The rolling stones should have asked someone who had a vague idea about what they were doing.
I think that it intentionally breaks a few typographic 'rules' to reflect the personalities of the band and Jagger. I also think if you viewed it without the context of time you would struggle to place it in an era, as such it has a timeless quality when in fact it doesn't really need to be.
It could also be reflective of the current trend for good 'bad' design.
Title should read 'Shepard Fairey RUINS Stones logo for 50th'.
Ah the Rolling 5 Tones.
Is it trying to meld fonts from the last 50 years? It's really bad - almost unreadable in terms of what it is trying to say, get the 50th anniversary across. It's a bloody mess in fact!
I actually prefer the very original version of the lips. As for the type it's just hammy. And do we really need 'fifty years' as well as '50'?!
I appreciate that Sheppard has his own unique house style, but it's a matter of if it's not broken do not fix it.
The typography is awful.
There is or should be a distinction between a graphic designer and a visual artist. While Shepard Fairey has done wonders at bridging the two idioms blurring the lines and possibly creating a hybrid form of visual communication, it is not lost on me that he lacks certain fundamentals. Good type design takes more than repurposing visual elements in popular culture. There is a subtle and unconscious dance with an audience and type sets the tempo. Someone from his peer group that was far more sensitive to the interplay of type and image in a fine art idiom would be the late Margaret Kilgallen.
Last time I checked replacing letters with numbers is neither creative or memorable.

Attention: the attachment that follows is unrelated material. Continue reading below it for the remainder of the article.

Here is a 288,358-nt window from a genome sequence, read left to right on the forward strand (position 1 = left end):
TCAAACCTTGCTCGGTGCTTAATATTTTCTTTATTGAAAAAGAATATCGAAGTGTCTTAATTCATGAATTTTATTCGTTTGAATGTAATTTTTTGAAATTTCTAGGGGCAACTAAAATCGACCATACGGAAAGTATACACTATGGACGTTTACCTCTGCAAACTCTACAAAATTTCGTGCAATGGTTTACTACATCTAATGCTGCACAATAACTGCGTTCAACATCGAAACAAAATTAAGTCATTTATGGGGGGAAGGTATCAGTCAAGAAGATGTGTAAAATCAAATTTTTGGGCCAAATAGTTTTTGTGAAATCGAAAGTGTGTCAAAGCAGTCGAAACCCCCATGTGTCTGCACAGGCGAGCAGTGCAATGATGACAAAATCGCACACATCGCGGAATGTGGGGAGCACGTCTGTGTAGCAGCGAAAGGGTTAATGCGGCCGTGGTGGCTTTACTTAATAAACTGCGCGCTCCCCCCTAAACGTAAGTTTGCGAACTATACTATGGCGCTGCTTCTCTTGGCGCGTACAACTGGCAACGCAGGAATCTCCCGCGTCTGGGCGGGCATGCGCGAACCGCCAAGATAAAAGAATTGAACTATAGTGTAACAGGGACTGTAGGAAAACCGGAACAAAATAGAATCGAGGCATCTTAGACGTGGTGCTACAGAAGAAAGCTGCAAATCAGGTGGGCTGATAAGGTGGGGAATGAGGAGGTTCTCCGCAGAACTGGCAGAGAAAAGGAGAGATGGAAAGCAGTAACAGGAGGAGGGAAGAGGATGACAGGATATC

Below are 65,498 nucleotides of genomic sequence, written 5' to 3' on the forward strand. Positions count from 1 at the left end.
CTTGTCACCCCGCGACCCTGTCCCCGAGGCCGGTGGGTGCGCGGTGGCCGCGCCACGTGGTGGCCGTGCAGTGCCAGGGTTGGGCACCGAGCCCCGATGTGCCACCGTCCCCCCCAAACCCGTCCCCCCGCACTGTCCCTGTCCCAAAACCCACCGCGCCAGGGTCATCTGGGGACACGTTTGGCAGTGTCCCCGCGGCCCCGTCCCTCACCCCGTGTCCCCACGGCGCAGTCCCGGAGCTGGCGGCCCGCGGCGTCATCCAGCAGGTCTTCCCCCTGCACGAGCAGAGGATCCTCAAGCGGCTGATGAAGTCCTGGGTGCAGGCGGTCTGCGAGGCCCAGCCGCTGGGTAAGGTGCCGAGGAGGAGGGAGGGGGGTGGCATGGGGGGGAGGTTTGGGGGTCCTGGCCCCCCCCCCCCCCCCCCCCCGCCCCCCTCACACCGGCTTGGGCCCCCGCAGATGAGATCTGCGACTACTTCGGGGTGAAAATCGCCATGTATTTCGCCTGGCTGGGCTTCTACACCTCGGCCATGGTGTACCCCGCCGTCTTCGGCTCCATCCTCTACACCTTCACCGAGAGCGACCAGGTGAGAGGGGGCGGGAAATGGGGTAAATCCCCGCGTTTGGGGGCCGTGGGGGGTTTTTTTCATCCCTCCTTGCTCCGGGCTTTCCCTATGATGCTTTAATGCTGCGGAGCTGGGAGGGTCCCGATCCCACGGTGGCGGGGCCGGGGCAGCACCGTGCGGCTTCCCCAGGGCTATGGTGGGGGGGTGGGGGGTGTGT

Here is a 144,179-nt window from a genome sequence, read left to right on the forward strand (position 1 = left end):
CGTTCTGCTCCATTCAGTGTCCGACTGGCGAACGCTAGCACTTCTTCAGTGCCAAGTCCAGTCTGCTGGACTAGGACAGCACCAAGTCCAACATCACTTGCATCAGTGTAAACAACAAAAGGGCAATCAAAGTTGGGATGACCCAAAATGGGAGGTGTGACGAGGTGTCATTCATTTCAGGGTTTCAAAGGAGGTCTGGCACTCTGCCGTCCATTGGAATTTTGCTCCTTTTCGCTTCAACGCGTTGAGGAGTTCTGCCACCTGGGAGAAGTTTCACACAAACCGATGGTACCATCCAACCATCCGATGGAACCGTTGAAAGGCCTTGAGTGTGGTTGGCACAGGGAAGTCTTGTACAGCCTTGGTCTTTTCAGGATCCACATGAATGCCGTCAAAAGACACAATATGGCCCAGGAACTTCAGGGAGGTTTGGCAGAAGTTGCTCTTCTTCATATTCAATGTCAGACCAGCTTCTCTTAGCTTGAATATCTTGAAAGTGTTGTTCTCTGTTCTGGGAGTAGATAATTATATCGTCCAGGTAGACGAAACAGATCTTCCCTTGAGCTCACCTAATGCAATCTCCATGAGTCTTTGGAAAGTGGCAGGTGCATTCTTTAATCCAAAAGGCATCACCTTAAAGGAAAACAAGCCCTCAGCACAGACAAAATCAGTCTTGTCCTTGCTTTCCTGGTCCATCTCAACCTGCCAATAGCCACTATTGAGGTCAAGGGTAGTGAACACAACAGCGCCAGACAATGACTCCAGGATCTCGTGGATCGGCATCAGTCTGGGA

don't get an illustrators to work with type
I am indifferent
I agree that Shepard has done other outstanding work over the years which is far more memorable but this logo is just plain awful. He really should have a better understanding of the use of type, especially given his experience!
Henry look up Deadmou5
Landmark logo becomes suburban burger bar badge.
Great stuff. It is such an iconic image. Did a fantastic job modernizing but keeping it to its roots of design.
Look at (insert piece of work on CR blog).
Realise it's not great.
Await comments to check other designers don't like it first.
Write comment saying how much you don't like it.
Yeah, but the typography here really is shit though isn't it?
I'm pretty certain he's used wordart
Aside from the type being horrible, how about the unrefined line work?
It's like he laid down the lines in illustrator once and never went back to smooth stuff out..
What bothers me most now are the two 'shine' marks on the tongue.
|New Don't Hug Me I'm Scared film released! (5)|
|Friends or No Friends? (3)|
|Operation Black Vote launches controversial ad campaign (16)|
|The future of car design, according to Ford (1)|
|His Hands Magic: the work of engraver Michael Renton (6)|
|See the other side to homelessness|
|How Fredrik Bond achieved an 'epic strut' for Moneysupermarket.com|
|Garnier to women: you can have it all, just don't get old|
|New Honda ad is a feat of technical wizardry|
|How brands should use Instagram|